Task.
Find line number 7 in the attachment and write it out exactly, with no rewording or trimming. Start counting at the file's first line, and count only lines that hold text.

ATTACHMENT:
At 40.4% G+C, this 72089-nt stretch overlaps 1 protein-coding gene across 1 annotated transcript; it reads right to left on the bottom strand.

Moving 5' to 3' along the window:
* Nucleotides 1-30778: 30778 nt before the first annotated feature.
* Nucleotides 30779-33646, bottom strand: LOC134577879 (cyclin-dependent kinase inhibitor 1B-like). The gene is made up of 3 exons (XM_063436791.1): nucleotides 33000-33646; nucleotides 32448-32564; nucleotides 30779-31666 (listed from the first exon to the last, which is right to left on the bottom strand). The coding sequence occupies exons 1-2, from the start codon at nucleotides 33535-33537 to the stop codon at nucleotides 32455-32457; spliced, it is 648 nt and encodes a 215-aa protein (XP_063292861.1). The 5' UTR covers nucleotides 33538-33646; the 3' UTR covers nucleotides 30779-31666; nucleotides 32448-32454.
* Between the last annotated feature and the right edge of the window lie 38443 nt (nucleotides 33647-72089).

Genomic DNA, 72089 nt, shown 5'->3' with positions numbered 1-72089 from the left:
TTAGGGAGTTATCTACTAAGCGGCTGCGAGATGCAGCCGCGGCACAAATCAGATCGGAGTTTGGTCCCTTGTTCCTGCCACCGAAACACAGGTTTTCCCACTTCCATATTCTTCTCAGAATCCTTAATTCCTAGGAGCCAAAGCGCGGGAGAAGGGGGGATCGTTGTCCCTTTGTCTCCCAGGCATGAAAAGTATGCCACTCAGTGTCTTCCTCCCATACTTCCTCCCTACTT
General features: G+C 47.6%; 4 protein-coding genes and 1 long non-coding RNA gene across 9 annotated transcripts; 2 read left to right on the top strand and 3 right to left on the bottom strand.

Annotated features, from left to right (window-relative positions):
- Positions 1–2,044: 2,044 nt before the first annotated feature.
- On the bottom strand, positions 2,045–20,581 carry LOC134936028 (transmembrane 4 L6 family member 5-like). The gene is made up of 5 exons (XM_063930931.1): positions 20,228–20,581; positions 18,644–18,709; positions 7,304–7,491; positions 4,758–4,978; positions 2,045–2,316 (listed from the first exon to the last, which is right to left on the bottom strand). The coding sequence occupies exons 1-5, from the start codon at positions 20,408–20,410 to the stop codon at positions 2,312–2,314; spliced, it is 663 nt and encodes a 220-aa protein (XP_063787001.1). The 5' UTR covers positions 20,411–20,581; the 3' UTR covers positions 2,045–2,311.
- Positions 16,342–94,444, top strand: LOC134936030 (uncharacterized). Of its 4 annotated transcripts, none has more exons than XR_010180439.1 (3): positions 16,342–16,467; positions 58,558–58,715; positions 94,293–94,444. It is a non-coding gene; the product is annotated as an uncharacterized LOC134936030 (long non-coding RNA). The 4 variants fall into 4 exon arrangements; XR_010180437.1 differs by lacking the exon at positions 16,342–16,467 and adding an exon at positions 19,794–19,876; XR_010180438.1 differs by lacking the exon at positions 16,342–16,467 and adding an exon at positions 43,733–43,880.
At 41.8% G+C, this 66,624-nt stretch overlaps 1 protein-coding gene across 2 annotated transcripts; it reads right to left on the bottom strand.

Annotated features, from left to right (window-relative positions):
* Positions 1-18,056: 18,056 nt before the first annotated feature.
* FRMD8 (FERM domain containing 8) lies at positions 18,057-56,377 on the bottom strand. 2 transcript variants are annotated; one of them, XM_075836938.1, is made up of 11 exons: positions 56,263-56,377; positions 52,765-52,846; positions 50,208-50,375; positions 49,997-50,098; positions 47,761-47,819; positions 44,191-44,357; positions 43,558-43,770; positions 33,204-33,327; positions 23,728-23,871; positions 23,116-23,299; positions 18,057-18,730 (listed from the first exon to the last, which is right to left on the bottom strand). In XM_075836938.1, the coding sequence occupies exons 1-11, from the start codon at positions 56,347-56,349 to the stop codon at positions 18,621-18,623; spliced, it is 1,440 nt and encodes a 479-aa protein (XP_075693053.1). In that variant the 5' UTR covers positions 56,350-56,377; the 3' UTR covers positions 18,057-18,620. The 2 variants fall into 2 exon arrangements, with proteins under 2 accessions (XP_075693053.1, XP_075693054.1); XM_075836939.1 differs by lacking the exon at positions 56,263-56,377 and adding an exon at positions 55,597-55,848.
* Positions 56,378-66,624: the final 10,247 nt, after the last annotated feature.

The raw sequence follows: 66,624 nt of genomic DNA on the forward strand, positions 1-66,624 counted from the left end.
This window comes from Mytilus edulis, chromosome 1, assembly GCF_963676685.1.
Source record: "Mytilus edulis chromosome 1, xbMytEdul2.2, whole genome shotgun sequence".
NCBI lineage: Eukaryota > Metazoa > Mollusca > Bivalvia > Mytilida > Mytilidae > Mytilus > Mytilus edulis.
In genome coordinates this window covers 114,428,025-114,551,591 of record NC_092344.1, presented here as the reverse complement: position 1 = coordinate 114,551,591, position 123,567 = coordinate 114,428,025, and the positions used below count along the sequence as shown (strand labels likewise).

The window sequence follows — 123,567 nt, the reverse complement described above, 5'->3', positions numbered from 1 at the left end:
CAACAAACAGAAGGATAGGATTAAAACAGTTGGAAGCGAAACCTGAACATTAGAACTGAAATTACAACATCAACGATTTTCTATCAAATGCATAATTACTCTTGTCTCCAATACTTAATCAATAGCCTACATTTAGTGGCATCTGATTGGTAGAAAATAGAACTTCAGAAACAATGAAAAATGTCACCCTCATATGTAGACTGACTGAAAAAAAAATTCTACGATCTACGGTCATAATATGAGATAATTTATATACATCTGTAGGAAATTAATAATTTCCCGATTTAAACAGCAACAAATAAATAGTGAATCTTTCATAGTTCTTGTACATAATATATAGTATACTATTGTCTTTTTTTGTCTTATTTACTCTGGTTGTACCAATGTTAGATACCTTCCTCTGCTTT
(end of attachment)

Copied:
TTAGGGAGTTATCTACTAAGCGGCTGCGAGATGCAGCCGCGGCACAAATCAGATCGGAGTTTGGTCCCTTGTTCCTGCCACCGAAACACAGGTTTTCCCACTTCCATATTCTTCTCAGAATCCTTAATTCCTAGGAGCCAAAGCGCGGGAGAAGGGGGGATCGTTGTCCCTTTGTCTCCCAGGCATGAAAAGTATGCCACTCAGTGTCTTCCTCCCATACTTCCTCCCTACTT